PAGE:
4 Money-Smart Moves You Should Make in Your 20s

People in their 20s often complain about being lost when it comes to money matters. You’ve just left college and the safe confines of your dorm room and are about to land on the rocky shores of adulthood. You’re in that confusing time in your life when you’re too young to settle down, but too old to be playing it casual. Either way, you should really start thinking about your finances.

Keep reading to learn about some financial decisions you should be considering as early as now.

Image by Philip Taylor via Flickr Creative Commons

Image Courtesy of Philip Taylor and PTMoney via Flickr Creative Commons

 

1. Set aside some money for emergencies.

In this economy, storing enough funds in your savings account to last you through a setback is your best shot at a safety net. Of course, if you’re forward thinking, you’ll be considering other investments with higher yields, but for now the important thing is having cash on hand should you or a family member get sick, have unforeseen expenses (like your car breaking down), or even lose your job. Certain indulgences can’t be helped sometimes, especially if there’s a huge sale, but part of being an adult is knowing when to tighten the purse strings a little bit and start saving up for the rainy days that are sure to come.

Image from Frankieleon via Flickr Creative Commons

Image from Frankieleon via Flickr Creative Commons

 

2. Gain some career stability.

Not everyone can afford the luxury of jumping from one job to another in a span of six months. Exploring your options at this point may be healthy, but your endgame should always be to find a career you can marry. Thinking of quitting a job you just got? Unless you have a valid reason to quit, take a little hit and give it a few more months.  If you genuinely believe your current job doesn’t give you room to grow professionally and intellectually, then by all means, move on to one that does. Just remember that “because I just feel like quitting” doesn’t count as a valid reason.

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Image from Kate Hiscock via Flickr Creative Commons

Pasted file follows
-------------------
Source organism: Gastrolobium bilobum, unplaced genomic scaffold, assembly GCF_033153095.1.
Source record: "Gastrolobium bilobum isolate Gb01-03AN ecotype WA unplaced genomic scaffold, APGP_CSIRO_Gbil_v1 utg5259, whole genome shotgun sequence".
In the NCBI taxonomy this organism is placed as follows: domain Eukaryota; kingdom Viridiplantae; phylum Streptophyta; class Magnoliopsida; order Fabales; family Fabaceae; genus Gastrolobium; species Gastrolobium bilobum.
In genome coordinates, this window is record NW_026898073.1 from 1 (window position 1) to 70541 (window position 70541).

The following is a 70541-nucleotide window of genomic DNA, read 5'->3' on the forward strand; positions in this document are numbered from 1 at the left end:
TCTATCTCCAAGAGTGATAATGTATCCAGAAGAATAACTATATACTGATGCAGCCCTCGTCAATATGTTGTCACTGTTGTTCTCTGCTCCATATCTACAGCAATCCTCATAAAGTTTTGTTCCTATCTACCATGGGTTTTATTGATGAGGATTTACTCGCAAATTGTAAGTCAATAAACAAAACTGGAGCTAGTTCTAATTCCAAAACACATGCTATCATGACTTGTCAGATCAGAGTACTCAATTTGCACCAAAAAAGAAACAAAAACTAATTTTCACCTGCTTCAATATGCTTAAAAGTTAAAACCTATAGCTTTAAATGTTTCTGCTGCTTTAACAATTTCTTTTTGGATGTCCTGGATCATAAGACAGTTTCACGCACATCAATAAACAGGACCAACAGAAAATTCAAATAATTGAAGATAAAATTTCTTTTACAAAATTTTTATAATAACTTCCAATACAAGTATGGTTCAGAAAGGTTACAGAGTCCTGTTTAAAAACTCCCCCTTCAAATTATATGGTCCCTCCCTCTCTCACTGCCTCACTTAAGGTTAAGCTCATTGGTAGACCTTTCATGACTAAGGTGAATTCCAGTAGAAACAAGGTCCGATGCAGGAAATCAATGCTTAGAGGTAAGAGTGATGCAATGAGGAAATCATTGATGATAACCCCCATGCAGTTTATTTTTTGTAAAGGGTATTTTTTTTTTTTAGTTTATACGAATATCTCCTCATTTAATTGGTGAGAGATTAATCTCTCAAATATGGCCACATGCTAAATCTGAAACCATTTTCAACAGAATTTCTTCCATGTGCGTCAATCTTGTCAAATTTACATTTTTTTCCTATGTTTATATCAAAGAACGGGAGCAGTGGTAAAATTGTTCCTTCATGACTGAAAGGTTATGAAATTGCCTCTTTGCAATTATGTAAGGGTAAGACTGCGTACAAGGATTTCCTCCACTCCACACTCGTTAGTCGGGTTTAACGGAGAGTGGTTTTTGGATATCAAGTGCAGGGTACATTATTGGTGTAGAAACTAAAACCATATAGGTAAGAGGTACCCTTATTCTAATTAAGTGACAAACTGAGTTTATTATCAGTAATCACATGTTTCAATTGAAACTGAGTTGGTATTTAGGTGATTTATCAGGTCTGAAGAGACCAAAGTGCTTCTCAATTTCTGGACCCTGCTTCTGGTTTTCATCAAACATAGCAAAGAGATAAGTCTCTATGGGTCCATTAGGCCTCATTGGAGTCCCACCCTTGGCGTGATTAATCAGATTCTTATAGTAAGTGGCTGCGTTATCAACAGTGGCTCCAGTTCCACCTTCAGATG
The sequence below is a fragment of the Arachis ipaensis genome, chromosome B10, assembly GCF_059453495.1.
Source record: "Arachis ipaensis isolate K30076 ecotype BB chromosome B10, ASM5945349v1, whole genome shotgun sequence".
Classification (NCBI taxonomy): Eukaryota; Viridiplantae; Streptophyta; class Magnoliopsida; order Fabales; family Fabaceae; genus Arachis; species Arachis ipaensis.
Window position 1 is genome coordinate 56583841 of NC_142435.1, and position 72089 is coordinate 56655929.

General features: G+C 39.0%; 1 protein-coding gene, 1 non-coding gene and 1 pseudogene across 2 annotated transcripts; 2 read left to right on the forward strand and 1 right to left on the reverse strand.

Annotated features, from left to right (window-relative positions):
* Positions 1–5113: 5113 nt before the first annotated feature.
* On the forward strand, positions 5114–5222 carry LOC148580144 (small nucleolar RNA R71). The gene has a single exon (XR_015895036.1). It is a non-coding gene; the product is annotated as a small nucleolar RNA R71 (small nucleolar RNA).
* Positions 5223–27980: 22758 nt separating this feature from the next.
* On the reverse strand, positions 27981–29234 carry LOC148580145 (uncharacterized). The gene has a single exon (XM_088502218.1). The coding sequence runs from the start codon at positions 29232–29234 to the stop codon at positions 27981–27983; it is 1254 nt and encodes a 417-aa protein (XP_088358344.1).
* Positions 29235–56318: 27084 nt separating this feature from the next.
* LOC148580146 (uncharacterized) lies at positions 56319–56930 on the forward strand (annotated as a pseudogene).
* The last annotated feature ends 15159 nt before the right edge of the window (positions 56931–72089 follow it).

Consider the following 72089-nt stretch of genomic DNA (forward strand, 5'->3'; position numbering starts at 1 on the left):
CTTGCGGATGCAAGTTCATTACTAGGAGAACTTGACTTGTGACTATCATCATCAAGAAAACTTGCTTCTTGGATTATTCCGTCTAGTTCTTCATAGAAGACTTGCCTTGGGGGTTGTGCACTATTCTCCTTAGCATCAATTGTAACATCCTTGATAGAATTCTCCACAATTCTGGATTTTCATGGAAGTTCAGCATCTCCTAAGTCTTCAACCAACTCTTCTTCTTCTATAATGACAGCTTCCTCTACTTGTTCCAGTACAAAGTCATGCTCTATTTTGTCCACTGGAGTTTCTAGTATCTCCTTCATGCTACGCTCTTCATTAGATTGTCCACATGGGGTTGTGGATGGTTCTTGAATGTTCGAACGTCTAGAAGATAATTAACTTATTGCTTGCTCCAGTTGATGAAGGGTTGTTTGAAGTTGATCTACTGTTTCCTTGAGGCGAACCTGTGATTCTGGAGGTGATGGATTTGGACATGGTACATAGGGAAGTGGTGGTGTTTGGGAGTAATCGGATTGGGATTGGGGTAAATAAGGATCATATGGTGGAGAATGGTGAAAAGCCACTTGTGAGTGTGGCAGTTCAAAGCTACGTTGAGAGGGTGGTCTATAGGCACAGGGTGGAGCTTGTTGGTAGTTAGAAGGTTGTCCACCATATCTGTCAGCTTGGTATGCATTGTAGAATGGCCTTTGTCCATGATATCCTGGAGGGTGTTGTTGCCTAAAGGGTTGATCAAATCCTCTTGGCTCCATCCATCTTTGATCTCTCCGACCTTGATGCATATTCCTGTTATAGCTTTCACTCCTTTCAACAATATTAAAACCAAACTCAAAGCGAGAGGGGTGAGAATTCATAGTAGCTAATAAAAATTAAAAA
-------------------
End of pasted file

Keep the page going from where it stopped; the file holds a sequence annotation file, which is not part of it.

3. Start saving for retirement.

Because you’re young, retirement feels a lifetime away. But that’s the thing with retirements—they’re an investment you can never make too soon. “The earlier you start, the less you have to save because you have time on your side,” says Carrie Schwab-Pomerantz, president of the Charles Schwab Foundation. Making investments is a form self-payment, or “paying yourself first.” Deciding to set aside P2,000 of your monthly income toward retirement as early as now can yield as much as P6.5-million by the time you’re 65. Imagine that! Not having access to 10% of your income now may sting a little, but having little to no money to enjoy in your 60s will bruise—or worse.

Image from Tax Credits via Flickr Creative Commons

Image from Tax Credits via Flickr Creative Commons

 

 

4. Get health insurance.

You can never tell when you’ll encounter an accident or develop a fatal illness. Today, it’s mandatory to prepare for these unwanted scenarios and get insured. Understand the different benefits of each insurance plan and determine which one’s most suitable for your needs and budget. Learn about their Maximum Benefit Levels (MBLs) and benefits, such as inpatient care, outpatient care, emergency care, dental care and equally important details such as levels of coverage, monthly fees and out-of-pocket costs.

Image from Tax Credits via Flickr Creative Commons

Image from Tax Credits via Flickr Creative Commons

 

 

In this highly unstable economy, burying yourself in information and investment strategies will keep you afloat, financially and professionally. Whether you’re ready for it or not, one of the most crucial financial decisions you’ll ever make in your life starts now.

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